JP Sottile: the mainstream media has a long history of bending over backwards to help handle the Bush family’s substantial pile of baggage. Like a team of personal skycaps, they’ve dutifully stored it in the deep, dark memory hole we call “the past.”
Joseph Palermo: The simple fact remains: Chavez, who died of cancer at the age of 58, was the only president of Venezuela in modern memory who did ANYTHING for the poor people of that country who make up the vast majority of its nearly 30 million citizens.
Lawrence Wittner: In his latest novel, Edward Wilson — a U.S. Special Forces officer in the Vietnam War who subsequently became an expatriate, a British citizen, and a teacher in the UK — does help to illuminate the Cold War crisis of the early 1960s.
John Peeler: Obama may not much like war, but he has shown that if he believes he must wage it, he intends to win it. Liberals who were hostile to the Iraq war, skeptical of the Afghanistan war, and dubious about the Libyan intervention will find little comfort here.
Ivan Eland: In the wake of the death of the man responsible for most of President John F. Kennedy’s soaring public phrases, a reassessment is needed of the Kennedy administration, which has been consistently overrated by the media and public.
The time will come sooner or later when President Obama will have to stand up to the military and face the inevitably shrill attacks from the armchair commanders and “conservative” bloviators who populate the mainstream media.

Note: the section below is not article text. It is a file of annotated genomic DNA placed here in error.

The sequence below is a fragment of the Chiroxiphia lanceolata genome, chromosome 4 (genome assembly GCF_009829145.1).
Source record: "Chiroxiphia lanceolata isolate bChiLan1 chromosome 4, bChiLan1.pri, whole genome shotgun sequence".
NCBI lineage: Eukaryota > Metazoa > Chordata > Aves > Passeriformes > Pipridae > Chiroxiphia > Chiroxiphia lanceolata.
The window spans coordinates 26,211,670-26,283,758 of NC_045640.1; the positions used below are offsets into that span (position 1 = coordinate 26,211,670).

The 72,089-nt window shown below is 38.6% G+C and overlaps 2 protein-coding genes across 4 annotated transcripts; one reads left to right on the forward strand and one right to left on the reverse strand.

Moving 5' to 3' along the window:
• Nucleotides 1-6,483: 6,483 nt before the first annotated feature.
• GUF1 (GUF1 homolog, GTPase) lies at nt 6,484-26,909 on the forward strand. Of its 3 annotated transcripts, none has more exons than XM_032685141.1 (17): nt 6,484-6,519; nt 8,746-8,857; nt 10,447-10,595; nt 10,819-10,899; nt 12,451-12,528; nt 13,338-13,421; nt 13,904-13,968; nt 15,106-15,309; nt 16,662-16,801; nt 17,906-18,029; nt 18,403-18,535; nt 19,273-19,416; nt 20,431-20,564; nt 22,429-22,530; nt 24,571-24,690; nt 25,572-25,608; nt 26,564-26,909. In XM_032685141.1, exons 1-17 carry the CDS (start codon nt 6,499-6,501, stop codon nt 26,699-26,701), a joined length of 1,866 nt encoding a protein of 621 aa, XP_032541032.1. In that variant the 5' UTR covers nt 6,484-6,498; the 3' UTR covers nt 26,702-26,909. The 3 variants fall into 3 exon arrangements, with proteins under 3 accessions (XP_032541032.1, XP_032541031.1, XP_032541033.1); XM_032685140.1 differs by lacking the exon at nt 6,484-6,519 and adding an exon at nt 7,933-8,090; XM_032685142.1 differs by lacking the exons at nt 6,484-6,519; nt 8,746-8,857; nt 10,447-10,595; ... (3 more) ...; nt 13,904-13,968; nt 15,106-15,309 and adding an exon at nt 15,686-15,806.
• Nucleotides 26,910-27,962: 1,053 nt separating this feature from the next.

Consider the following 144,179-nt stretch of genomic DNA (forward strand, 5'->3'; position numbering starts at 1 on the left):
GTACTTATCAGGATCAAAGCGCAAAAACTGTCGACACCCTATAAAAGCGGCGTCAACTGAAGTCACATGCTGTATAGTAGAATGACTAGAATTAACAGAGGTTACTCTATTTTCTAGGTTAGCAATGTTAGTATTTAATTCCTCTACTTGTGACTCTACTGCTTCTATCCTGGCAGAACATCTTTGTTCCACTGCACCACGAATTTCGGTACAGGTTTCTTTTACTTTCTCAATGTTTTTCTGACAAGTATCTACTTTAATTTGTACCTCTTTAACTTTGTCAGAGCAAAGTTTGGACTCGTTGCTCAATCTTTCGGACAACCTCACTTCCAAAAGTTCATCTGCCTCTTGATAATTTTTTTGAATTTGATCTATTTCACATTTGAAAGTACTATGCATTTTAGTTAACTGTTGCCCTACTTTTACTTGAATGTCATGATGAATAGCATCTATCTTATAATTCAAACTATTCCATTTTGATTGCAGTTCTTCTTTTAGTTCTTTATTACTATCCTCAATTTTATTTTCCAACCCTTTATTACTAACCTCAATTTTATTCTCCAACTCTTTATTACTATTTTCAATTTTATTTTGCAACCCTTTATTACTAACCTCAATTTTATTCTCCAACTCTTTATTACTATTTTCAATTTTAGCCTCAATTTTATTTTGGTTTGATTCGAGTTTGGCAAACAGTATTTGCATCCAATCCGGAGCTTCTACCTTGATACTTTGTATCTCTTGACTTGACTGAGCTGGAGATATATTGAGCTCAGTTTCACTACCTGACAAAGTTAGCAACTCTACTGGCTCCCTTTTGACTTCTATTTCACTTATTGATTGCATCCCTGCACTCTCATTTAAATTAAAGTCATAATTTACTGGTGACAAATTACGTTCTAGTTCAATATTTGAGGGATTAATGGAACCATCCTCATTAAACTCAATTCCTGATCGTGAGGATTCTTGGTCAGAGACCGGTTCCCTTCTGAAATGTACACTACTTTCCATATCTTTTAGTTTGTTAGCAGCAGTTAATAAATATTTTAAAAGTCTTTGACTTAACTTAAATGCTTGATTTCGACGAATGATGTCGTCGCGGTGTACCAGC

The debate rages among experts on whether to escalate the escalation of Barack Obama’s “war of necessity” in Afghanistan—seemingly oblivious to American public opinion at home that has turned against waging the conflict at all.
by Joseph Palermo — Forty-eight years ago, President-Elect John F. Kennedy thought it would be a good idea to show “bipartisanship” and continuity by keeping on Allen Dulles from the previous administration as Director of Central Intelligence. He found out after the Bay of Pigs fiasco of April 1961 that he had made a big […]
This week, John Peeler will present “Testaments,” a series of poems that take the form of valedictory statements by each of the postwar presidents, in the poetic manner of Edgar Lee Masters’ Spoon River Anthology. John F. Kennedy Nixon was a fool to debate me. I was no fool to take Lyndon:Texas made me President. […]